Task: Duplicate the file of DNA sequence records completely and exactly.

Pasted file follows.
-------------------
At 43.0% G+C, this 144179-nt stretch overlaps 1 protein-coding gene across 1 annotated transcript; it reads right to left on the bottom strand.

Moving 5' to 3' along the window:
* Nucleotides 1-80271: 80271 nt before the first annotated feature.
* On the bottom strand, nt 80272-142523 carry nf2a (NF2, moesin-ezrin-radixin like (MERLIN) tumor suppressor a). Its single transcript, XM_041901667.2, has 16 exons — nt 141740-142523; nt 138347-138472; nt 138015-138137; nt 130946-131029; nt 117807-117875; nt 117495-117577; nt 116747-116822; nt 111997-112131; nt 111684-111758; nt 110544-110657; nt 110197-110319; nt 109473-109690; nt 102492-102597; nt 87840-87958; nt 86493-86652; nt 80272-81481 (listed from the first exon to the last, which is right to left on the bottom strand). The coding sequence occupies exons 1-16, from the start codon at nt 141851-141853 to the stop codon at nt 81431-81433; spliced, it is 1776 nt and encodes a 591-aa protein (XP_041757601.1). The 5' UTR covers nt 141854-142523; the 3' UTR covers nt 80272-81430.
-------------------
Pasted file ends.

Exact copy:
At 43.0% G+C, this 144179-nt stretch overlaps 1 protein-coding gene across 1 annotated transcript; it reads right to left on the bottom strand.

Moving 5' to 3' along the window:
* Nucleotides 1-80271: 80271 nt before the first annotated feature.
* On the bottom strand, nt 80272-142523 carry nf2a (NF2, moesin-ezrin-radixin like (MERLIN) tumor suppressor a). Its single transcript, XM_041901667.2, has 16 exons — nt 141740-142523; nt 138347-138472; nt 138015-138137; nt 130946-131029; nt 117807-117875; nt 117495-117577; nt 116747-116822; nt 111997-112131; nt 111684-111758; nt 110544-110657; nt 110197-110319; nt 109473-109690; nt 102492-102597; nt 87840-87958; nt 86493-86652; nt 80272-81481 (listed from the first exon to the last, which is right to left on the bottom strand). The coding sequence occupies exons 1-16, from the start codon at nt 141851-141853 to the stop codon at nt 81431-81433; spliced, it is 1776 nt and encodes a 591-aa protein (XP_041757601.1). The 5' UTR covers nt 141854-142523; the 3' UTR covers nt 80272-81430.